Why We Shouldn’t Give Up on Closed Captioning for YouTube
On September 28, 2020, YouTube ended its community contributions across all channels. This feature allowed viewers to add closed captions, subtitles and descriptions to videos.
YouTube said that they are discontinuing the feature because it “was rarely used and had problems with spam/abuse.”
The decision has been an emotional one for a lot of people in the deaf and hard-of-hearing community.
Content creators now have three remaining options for captioning their videos: create their own captions, turn on automatic captions (which are notoriously low-quality), or use third-party tools and services.
A brief history of YouTube’s captions
Google was an early innovator and historically strong advocate for closed captioning. In fact, Google Video announced closed captioning back in September 2006. Google acquired YouTube in October 2006, but it took YouTube until June 4, 2008 to support video annotations, which people hacked for captions and subtitles.
The Google employee and blogger who first announced closed captioning on Google Video, Ken Harrenstien, was one of the most persistent champions and innovative developers of Google’s closed captioning innovations. For example, his patent read: “Enabling users to create, to edit and/or to rate online video captions over the web.”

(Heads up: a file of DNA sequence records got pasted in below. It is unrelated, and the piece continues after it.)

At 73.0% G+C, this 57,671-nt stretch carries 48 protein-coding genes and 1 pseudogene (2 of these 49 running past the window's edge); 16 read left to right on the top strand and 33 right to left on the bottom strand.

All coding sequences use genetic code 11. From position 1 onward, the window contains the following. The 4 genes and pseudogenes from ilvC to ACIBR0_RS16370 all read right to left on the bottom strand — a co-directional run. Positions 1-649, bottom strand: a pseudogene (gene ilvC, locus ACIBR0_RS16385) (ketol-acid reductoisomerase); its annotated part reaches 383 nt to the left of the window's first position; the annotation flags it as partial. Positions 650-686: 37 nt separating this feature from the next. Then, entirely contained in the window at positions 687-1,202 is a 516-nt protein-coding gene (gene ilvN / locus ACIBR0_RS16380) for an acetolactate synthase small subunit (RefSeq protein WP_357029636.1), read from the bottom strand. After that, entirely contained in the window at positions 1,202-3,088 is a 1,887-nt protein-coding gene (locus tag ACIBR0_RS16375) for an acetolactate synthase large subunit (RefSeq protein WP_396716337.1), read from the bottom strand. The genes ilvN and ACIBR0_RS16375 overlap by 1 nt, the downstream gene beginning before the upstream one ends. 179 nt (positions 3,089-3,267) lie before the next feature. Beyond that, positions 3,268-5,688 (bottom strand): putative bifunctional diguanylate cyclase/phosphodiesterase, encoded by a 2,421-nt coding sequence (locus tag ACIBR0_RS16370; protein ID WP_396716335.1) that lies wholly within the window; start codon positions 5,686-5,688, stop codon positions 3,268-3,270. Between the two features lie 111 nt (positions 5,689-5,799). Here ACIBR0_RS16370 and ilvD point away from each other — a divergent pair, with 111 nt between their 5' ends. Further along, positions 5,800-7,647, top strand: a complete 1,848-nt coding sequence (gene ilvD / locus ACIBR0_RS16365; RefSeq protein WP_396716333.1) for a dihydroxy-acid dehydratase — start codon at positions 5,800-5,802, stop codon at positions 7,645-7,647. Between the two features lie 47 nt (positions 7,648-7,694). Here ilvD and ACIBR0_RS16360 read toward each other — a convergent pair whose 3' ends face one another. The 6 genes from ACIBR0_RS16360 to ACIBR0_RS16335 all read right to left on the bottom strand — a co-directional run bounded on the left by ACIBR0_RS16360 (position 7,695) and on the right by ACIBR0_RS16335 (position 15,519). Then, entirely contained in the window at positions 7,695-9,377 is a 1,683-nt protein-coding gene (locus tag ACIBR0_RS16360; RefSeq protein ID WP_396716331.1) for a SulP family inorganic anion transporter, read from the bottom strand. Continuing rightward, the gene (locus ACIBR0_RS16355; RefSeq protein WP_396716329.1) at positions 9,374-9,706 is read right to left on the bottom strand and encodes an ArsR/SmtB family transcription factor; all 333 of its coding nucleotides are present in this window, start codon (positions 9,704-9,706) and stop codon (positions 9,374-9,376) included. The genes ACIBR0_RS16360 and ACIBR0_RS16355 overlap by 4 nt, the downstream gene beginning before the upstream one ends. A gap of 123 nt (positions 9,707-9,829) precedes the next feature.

Sadly, as much innovation as Google created for captions in both Google Video and YouTube, some are saying that YouTube has gone from ‘caption-hero to villain’.
Even YouTube acknowledges, “Subtitles and closed captions open up your content to a larger audience, including deaf or hard of hearing viewers or those who speak languages besides the one spoken in your video.”
The versatility of human-generated captions
Community-generated captions were priceless for many in the deaf and hard-of-hearing community because they were a way to source high-quality captions, from people inside the community who knew and understood their access needs.
But not only that. Part of the fuss over the end of community captions is that community contributions also enabled people to translate videos into foreign languages. This is something automatic captioning also doesn’t do well.
One group even created a popular petition ‘Don’t remove community captions from YouTube’.
However, others, including YouTuber JT, have shown the abuse people receive via the community contributions feature.
Unfortunately, YouTube’s automatic captions are notorious for poor quality. They often produce run-on sentences with nonsensical or occasionally obscene phrases. Since 2015, Rikki Poynter, a popular Deaf YouTuber with nearly 100,000 followers, has regularly called for her audience and other YouTubers to abandon YouTube’s automatic captions, using the hashtag #NoMoreCRAPtions.
So, if you want to expand your audience, include captions – captions that are accurate and easy to read. You can’t depend on Google or YouTube to get it right.
You can make your own captions, but it’s not the easiest option if you don’t have a lot of time.